(ISSUE 1 EXCERPT) reclaiming my sexuality
I never feel like enough. Too feminine, too boyish. Haven’t kissed enough boys, haven’t kissed enough girls. Too academic, too loud, too pretentious. Trying too hard, not trying hard enough. I’ve stopped caring, really, about what they say. I made another speech in English class about the misrepresentation of queer relationships in history and a girl in the back rolled her eyes. I heard her whisper again? to the girl next to her. My teacher pulled me aside after class to suggest I try something less ‘inflammatory’. My face was stone. For my next assessment, I handed in a poem about kissing girls on the bank of a river.
When I was thirteen, I was outed to the girls in my dorm. The next day, I was outed to the whole town. One girl started crying because she thought I would spy on her while she was getting changed. I was pulled into a meeting with the head of boarding and the school counsellor to discuss the issue. It was suggested that I move rooms. The counsellor informed me she had told the entire staff about the ‘situation’, just in case there were any problems.
She suggested I tell my parents that weekend. When I got home, my mum was sitting on my bed, phone in hand. Her friend had called to tell her that her daughter had heard rumours going around school that I was bi. I told her I wasn’t. I’m queer, mum. That’s my word.
My first kiss wasn’t my choice. I was at my first party, writhing and beating with the crowd of tipsy, horny, trashy teenagers, when an acquaintance ran up to me, dragging a boy along by the wrist, grinned, and left me with him. He tried to say something to me, but I didn’t hear it. I leant in to hear better, both the thumping baseline and a shot of vodka filling my head. He took it as a hint and kissed me. It lasted two shocked seconds as I froze, then shoved him. He walked away, sheepish and embarrassed, and I walked away slightly nauseous. I scrubbed my skin red raw in the bath that night.
Once a month, the rest of the boarders and I go to church. It’s a requirement, being at a Presbyterian school. Everyone tries to be out on exeats, or home with family those weekends. It’s deadly boring. I listened to the pastor praying that everyone would ‘make the right choice and stop this abomination from becoming law’ when the plebiscite was first brought up. My palms started bleeding from how hard my fingernails were pressed into them. At the morning tea afterwards, I couldn’t hold my coffee straight. My hands were shaking too hard.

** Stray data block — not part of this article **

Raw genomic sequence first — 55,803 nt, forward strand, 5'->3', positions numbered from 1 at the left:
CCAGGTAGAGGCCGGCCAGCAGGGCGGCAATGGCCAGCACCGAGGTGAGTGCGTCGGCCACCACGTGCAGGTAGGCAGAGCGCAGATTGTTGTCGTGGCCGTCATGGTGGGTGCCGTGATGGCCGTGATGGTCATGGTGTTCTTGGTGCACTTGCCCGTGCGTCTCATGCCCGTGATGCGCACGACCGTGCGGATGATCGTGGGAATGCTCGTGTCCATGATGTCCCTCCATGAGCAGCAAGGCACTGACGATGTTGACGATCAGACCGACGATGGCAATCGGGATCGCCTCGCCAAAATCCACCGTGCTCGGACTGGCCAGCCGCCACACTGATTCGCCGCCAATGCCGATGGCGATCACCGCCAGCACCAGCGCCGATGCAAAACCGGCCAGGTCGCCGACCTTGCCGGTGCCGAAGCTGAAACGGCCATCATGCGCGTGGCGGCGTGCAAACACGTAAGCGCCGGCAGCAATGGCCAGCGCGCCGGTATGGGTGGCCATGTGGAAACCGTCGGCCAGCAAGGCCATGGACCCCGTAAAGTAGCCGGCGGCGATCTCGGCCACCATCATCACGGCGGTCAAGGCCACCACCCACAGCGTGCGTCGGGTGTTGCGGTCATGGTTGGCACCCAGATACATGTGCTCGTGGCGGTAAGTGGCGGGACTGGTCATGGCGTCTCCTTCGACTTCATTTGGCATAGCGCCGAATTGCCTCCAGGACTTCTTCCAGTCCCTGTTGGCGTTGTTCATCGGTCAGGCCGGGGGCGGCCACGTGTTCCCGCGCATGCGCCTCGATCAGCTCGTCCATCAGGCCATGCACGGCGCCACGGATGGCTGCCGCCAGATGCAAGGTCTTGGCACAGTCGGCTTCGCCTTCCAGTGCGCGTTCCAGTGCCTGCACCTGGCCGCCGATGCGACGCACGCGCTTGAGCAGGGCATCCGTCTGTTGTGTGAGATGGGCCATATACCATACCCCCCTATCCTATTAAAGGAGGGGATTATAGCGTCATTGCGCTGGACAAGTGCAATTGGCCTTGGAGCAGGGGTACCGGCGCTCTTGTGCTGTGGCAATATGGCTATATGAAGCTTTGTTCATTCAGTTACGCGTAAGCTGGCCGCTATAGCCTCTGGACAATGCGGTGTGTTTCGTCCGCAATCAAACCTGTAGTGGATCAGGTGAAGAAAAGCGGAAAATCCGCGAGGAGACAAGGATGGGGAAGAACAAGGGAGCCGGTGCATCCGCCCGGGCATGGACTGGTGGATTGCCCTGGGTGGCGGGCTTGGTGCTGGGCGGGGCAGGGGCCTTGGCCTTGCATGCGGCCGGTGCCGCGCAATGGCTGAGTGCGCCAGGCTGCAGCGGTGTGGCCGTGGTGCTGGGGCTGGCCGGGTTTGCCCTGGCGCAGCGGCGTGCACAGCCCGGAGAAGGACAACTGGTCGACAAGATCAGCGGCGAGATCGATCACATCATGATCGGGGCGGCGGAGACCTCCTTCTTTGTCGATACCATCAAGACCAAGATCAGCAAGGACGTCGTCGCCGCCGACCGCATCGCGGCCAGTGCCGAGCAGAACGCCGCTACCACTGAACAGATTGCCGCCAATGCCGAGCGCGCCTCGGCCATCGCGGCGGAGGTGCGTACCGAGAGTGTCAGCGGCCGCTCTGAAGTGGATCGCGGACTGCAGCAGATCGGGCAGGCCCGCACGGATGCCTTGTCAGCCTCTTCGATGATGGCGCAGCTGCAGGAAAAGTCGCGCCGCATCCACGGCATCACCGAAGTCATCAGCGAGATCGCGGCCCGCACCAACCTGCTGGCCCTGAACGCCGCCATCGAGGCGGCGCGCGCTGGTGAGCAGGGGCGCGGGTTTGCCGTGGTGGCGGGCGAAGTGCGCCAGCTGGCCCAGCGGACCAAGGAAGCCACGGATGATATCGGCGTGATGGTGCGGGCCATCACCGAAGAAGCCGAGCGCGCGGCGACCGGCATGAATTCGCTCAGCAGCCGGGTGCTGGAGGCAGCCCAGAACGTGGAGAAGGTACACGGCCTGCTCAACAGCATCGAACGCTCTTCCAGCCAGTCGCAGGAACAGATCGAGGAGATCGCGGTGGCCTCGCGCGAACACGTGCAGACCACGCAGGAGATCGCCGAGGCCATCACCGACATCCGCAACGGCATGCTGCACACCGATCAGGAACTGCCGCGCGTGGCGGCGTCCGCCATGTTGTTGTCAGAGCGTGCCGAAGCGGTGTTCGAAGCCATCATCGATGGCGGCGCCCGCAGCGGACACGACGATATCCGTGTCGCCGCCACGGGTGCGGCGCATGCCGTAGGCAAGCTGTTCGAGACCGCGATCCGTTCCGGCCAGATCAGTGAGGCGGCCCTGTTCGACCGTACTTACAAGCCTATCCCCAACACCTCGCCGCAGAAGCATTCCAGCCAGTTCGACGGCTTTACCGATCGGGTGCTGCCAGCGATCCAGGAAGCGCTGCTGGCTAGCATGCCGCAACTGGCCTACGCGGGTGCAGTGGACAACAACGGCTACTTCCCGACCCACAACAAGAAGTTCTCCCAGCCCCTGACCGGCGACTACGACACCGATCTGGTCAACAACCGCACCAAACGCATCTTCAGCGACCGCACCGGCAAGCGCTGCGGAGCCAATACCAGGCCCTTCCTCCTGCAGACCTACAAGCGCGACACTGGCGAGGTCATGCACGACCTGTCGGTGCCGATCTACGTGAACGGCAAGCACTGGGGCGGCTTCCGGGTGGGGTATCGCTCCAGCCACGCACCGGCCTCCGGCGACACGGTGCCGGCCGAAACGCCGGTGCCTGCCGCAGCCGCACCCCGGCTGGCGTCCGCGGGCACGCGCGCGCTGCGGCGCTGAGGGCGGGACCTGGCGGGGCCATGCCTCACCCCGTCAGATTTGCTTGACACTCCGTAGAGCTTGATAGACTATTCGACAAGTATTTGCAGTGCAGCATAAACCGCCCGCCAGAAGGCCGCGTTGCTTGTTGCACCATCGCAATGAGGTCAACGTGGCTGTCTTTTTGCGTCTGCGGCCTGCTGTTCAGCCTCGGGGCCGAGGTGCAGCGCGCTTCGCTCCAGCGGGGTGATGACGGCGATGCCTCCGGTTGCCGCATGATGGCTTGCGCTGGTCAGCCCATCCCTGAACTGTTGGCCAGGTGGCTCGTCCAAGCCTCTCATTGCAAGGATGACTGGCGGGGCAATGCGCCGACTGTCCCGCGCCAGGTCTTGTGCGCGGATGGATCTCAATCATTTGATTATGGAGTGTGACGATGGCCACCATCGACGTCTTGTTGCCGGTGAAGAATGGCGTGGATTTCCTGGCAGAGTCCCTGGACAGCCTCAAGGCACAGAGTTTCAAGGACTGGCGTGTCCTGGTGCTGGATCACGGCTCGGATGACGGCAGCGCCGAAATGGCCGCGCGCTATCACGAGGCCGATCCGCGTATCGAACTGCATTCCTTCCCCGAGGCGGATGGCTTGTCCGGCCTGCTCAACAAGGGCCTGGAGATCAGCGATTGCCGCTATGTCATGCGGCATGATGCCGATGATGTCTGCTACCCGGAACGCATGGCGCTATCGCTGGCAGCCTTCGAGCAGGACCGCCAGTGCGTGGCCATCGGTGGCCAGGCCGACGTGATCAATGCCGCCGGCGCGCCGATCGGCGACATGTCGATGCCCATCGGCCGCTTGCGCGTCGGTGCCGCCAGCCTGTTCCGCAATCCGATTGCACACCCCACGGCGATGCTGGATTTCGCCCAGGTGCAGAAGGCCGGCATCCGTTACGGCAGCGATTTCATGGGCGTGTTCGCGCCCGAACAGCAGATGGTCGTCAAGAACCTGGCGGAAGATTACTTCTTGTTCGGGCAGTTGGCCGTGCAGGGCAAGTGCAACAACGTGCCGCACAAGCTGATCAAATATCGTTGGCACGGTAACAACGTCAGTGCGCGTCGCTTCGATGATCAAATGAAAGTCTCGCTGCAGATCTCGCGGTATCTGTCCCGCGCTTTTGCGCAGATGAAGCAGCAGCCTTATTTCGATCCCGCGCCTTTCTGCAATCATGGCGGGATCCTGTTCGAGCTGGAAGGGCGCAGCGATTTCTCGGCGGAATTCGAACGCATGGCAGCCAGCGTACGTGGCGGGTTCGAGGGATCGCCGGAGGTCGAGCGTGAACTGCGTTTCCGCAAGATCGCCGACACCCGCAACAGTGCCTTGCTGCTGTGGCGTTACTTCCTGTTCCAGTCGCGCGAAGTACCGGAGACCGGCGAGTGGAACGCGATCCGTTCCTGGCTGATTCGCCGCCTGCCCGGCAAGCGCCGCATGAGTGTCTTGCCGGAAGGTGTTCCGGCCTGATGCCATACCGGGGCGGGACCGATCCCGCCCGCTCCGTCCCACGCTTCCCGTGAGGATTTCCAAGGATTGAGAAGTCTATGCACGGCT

I’m sick of having my sexuality controlled by other people. I’m sick of having no agency. I’m sick to my stomach of everything I do being taken over, defined, twisted into something it’s not by those who think themselves superior to me. I’m sick of it, and I won’t stand it any longer.
I walked into that school counsellors office last week, and I let the words flow without restraint. I took back what she helped others steal from me nearly three years ago - my autonomy. I told her that it was shameful and disrespectful to out me to other people, even staff, without my permission. I told her that there was a serious lack of education in PDHPE classes about same-sex relationships. I told her that the anti-bullying campaigns that they ran yearly were absolutely useless without addressing homophobia. I told her that there needed to be change.
I kissed a girl while I was in Europe. I’m labelling it my first kiss. She asked me if I wanted to before leaning in and kissing me soft and slow. She tasted like cherries.
I met a boy the other day. We were talking, and I made my usual over-worn joke that my teeth were the only straight thing about me. He smiled, all knock knees and angel hair, and muttered same. My friend made a joke about fags and Liberals, and I made a not-joke about throwing him backwards off the stands if he said it again. There was something hard and steely in my eye, flint-like, and he knew to listen. We made progress.
I’m reclaiming my sexuality, and I’m doing it hard and fast and vibrantly. I can feel my heart blooming into something effervescent and bright. I tell flame-haired girls and golden bright boys that I love them, I’m rejected, and I heal. That’s a part of it too, I think - learning to heal. I still haven’t quite learnt to forgive, but I’m working on it.
For now, I hold that anger in my chest until I can turn it into something useful, until I can remake the world.